BRIANNA KEILAR, CNN WHITE HOUSE CORRESPONDENT: We don't know. Right now all eyes on very much on the Senate to see what Senate Majority Leader Harry Reid can cobble together to get some Republican support. Technically speaking, it's still possible to come to an agreement. That said, politically is a different story, and the prospects for coming to a deal are starting to dim.
Right now, we're hearing a whole lot of the blame game, a lot of public posturing from both sides as they prepare for the possibility of going over the cliff. Let's listen to Senate Majority Leader Harry Reid.
(BEGIN VIDEO CLIP)
SEN. HARRY REID, (D-NV) MAJORITY LEADER: We are here in Washington working while members of the House of Representatives are out watching movies and watching their kids play soccer and basketball and doing all kinds of things. They should be here.
(END VIDEO CLIP)
KEILAR: Now, the Speaker of the House, John Boehner, sort of retorting to Reid, Ali, in a conference call he said the leaders should do more -- or pardon me, less talking and more legislating. He wants the Senate to take up a Bill that the House has already passed to extend all rates and either take it up in whole or amend it. Obviously amending it and changing that threshold down to closer to what President Obama wants, which is a quarter million as a threshold. That seems more likely.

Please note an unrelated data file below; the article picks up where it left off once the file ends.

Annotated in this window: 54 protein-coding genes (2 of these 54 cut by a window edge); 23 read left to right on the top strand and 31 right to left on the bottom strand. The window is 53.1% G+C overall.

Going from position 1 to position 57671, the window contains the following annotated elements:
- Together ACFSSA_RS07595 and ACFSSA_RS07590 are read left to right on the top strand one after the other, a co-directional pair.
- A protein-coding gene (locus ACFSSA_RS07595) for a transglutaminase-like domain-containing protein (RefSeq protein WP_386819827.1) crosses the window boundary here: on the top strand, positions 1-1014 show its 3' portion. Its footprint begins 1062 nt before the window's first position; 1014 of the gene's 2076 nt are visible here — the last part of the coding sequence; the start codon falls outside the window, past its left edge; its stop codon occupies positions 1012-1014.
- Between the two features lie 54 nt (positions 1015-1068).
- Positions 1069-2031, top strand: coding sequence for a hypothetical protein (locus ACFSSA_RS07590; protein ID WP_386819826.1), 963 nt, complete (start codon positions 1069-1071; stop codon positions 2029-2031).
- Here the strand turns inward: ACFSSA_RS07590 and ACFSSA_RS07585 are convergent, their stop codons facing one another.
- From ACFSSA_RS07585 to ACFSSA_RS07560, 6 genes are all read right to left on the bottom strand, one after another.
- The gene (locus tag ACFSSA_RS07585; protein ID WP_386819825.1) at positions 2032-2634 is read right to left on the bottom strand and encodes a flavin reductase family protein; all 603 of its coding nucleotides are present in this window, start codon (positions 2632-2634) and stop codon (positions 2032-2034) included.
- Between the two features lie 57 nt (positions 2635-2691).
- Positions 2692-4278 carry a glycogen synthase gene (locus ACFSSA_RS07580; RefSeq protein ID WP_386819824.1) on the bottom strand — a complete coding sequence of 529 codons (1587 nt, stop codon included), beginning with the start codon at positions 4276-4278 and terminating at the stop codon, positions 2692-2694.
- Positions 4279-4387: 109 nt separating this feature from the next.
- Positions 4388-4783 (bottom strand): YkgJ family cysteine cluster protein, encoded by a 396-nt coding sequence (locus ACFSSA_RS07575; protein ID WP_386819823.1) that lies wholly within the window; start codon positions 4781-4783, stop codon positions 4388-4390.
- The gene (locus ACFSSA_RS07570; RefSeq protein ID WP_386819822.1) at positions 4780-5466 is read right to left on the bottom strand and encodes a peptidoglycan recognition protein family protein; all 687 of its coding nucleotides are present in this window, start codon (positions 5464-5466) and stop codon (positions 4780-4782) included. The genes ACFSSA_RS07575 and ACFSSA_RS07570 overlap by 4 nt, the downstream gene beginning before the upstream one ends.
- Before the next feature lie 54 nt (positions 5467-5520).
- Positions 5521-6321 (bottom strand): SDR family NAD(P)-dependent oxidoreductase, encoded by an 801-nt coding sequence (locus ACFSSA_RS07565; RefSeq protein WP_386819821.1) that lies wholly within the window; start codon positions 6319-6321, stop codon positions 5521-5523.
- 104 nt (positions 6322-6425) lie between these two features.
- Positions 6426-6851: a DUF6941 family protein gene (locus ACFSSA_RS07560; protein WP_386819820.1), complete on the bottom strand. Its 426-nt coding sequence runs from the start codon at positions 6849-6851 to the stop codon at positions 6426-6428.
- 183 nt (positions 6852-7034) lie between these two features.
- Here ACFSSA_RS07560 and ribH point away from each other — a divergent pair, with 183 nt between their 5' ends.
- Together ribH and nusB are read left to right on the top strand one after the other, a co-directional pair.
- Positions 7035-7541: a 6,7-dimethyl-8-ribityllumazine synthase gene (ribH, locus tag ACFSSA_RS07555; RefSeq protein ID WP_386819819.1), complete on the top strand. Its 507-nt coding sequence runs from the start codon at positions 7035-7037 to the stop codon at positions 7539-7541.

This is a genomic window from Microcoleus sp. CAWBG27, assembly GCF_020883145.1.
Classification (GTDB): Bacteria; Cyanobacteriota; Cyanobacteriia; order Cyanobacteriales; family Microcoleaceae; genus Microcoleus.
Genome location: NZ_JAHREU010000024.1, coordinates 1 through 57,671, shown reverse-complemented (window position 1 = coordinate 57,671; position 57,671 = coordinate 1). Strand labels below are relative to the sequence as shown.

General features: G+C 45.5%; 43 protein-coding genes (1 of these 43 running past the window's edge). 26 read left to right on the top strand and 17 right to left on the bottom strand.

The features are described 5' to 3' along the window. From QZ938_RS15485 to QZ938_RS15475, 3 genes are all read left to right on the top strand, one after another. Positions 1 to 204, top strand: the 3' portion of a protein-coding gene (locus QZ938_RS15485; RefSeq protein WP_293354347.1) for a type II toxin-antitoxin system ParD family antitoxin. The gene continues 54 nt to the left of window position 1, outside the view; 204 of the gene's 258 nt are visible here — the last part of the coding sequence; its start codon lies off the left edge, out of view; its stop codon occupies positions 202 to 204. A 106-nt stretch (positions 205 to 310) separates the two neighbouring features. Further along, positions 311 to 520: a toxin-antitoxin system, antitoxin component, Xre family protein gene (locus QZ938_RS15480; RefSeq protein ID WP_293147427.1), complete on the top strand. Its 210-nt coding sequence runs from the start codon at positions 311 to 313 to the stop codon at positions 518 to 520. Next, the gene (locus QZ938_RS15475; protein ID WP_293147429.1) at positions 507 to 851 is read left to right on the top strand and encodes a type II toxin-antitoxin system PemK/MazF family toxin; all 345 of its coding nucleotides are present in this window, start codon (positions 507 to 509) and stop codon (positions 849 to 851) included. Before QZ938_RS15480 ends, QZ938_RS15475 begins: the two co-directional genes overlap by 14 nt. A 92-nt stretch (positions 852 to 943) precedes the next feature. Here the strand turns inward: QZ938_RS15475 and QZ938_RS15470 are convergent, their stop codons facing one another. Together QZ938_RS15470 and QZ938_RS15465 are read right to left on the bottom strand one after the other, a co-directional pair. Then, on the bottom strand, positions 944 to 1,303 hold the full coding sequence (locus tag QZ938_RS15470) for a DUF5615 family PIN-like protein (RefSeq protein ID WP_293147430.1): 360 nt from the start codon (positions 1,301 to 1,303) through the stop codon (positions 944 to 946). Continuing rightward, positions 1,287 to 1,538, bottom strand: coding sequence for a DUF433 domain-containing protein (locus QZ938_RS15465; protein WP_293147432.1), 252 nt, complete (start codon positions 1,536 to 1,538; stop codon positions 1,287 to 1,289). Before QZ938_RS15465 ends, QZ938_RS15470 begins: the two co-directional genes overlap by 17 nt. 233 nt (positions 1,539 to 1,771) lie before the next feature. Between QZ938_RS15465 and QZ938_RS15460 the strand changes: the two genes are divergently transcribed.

We'll watch this meeting. We don't know what will happen, that's the truth much and we'll watch to see what will come out of it. Does it seem like perhaps there is a spirit of compromise? Or do they come out very far apart, which can be an indication that it will be read as an indication we may go over the cliff.
VELSHI: Brianna, nothing is being done until the house is back in session. We are being looking at the earliest at Sunday evening if there is even a deal to vote on.
KEILAR: That's true. That said, if there is some sort of agreement, you could get wind of the before then. Obviously, the House would have to pass something, but it has to get through the Senate first. You would start -- if there was an agreement, you could see movement before then.
VELSHI: Thank you, Brianna.